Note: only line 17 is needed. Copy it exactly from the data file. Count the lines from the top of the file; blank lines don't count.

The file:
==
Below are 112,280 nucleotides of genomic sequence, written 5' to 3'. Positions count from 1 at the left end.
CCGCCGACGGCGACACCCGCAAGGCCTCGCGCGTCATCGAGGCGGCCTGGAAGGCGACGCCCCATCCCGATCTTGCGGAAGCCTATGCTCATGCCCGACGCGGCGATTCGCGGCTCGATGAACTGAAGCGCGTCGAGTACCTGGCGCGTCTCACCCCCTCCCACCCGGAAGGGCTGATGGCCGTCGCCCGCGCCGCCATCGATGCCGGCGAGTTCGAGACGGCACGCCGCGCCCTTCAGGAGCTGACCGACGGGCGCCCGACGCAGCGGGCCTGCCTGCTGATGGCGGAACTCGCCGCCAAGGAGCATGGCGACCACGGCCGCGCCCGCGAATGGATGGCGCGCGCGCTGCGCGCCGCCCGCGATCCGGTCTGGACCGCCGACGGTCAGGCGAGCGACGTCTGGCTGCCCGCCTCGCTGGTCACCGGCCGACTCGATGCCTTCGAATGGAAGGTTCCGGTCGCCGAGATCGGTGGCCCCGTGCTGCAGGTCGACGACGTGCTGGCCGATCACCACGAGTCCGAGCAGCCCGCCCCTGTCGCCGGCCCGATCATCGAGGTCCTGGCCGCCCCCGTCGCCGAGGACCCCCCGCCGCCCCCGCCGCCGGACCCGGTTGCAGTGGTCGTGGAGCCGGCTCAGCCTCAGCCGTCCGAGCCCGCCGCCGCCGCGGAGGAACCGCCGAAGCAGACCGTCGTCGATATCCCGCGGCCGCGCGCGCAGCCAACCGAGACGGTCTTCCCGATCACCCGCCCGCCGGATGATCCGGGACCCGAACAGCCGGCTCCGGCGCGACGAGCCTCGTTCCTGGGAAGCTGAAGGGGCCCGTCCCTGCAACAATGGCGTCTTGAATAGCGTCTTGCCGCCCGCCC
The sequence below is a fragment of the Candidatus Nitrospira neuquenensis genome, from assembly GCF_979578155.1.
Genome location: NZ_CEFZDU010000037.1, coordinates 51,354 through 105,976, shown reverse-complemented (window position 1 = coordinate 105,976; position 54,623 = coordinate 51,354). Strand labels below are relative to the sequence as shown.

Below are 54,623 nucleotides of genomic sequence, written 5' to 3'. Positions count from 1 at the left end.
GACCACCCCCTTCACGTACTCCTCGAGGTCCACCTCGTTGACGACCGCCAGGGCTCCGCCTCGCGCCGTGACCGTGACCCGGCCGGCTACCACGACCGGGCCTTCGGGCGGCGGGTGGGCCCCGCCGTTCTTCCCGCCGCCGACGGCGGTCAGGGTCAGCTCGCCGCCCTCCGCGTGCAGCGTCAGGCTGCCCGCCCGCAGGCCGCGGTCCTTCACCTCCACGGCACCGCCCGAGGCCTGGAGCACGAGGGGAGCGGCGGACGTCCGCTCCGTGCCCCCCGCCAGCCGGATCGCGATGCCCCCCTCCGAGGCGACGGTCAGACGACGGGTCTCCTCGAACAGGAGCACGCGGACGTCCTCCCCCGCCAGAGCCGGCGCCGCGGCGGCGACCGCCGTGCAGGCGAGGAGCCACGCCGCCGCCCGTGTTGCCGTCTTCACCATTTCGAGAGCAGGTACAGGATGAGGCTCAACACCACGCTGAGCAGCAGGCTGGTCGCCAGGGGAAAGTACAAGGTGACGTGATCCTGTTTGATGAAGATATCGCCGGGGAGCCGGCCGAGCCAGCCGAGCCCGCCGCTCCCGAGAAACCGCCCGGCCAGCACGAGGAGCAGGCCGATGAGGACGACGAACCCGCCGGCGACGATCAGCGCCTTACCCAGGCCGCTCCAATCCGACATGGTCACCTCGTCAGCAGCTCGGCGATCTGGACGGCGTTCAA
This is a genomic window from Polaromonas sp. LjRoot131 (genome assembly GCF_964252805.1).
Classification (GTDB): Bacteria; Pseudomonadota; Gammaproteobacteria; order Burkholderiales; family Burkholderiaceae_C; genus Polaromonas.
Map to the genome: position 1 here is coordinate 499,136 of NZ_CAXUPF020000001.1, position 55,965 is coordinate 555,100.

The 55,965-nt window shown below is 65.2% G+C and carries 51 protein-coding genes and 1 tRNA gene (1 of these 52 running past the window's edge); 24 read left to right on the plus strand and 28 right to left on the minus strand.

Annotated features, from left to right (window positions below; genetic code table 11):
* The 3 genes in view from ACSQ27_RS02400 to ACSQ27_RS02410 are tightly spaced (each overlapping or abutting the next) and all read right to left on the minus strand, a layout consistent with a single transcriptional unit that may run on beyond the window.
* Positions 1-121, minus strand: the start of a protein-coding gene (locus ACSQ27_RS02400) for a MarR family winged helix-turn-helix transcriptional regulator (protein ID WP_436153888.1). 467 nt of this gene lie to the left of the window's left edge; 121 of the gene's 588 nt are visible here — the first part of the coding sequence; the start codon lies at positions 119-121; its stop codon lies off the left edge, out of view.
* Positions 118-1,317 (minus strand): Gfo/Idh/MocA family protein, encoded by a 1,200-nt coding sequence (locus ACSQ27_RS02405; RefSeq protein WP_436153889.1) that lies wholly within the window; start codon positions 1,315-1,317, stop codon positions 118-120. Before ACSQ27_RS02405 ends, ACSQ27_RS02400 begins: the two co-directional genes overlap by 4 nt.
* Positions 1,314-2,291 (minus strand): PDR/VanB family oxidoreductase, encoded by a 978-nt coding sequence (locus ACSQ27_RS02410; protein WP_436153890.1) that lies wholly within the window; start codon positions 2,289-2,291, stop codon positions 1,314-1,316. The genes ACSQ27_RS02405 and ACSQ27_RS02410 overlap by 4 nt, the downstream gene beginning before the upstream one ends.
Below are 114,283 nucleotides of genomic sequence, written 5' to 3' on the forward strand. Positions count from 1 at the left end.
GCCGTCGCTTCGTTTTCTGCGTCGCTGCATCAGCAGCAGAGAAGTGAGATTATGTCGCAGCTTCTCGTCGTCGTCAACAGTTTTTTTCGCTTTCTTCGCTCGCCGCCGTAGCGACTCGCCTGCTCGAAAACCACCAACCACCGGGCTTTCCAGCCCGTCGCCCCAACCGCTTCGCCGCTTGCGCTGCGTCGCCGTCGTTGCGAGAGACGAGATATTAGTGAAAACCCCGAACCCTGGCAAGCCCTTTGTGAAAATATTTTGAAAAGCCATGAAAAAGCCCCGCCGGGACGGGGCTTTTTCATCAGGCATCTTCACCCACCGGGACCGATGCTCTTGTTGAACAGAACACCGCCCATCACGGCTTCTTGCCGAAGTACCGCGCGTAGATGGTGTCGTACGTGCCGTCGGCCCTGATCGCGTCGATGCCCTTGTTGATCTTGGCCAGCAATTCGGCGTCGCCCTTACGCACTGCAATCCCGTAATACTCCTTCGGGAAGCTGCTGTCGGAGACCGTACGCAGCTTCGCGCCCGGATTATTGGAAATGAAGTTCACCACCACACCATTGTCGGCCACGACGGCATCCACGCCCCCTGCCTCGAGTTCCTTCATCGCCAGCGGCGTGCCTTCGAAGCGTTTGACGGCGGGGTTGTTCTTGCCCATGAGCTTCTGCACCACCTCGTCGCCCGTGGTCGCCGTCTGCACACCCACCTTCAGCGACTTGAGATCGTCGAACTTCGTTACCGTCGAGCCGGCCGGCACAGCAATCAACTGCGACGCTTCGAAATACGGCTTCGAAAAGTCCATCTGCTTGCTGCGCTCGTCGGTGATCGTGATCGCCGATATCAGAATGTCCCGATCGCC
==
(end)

GCCGTCGCTTCGTTTTCTGCGTCGCTGCATCAGCAGCAGAGAAGTGAGATTATGTCGCAGCTTCTCGTCGTCGTCAACAGTTTTTTTCGCTTTCTTCGCTCGCCGCCGTAGCGACTCGCCTGCTCGAAAACCACCAACCACCGGGCTTTCCAGCCCGTCGCCCCAACCGCTTCGCCGCTTGCGCTGCGTCGCCGTCGTTGCGAGAGACGAGATATTAGTGAAAACCCCGAACCCTGGCAAGCCCTTTGTGAAAATATTTTGAAAAGCCATGAAAAAGCCCCGCCGGGACGGGGCTTTTTCATCAGGCATCTTCACCCACCGGGACCGATGCTCTTGTTGAACAGAACACCGCCCATCACGGCTTCTTGCCGAAGTACCGCGCGTAGATGGTGTCGTACGTGCCGTCGGCCCTGATCGCGTCGATGCCCTTGTTGATCTTGGCCAGCAATTCGGCGTCGCCCTTACGCACTGCAATCCCGTAATACTCCTTCGGGAAGCTGCTGTCGGAGACCGTACGCAGCTTCGCGCCCGGATTATTGGAAATGAAGTTCACCACCACACCATTGTCGGCCACGACGGCATCCACGCCCCCTGCCTCGAGTTCCTTCATCGCCAGCGGCGTGCCTTCGAAGCGTTTGACGGCGGGGTTGTTCTTGCCCATGAGCTTCTGCACCACCTCGTCGCCCGTGGTCGCCGTCTGCACACCCACCTTCAGCGACTTGAGATCGTCGAACTTCGTTACCGTCGAGCCGGCCGGCACAGCAATCAACTGCGACGCTTCGAAATACGGCTTCGAAAAGTCCATCTGCTTGCTGCGCTCGTCGGTGATCGTGATCGCCGATATCAGAATGTCCCGATCGCC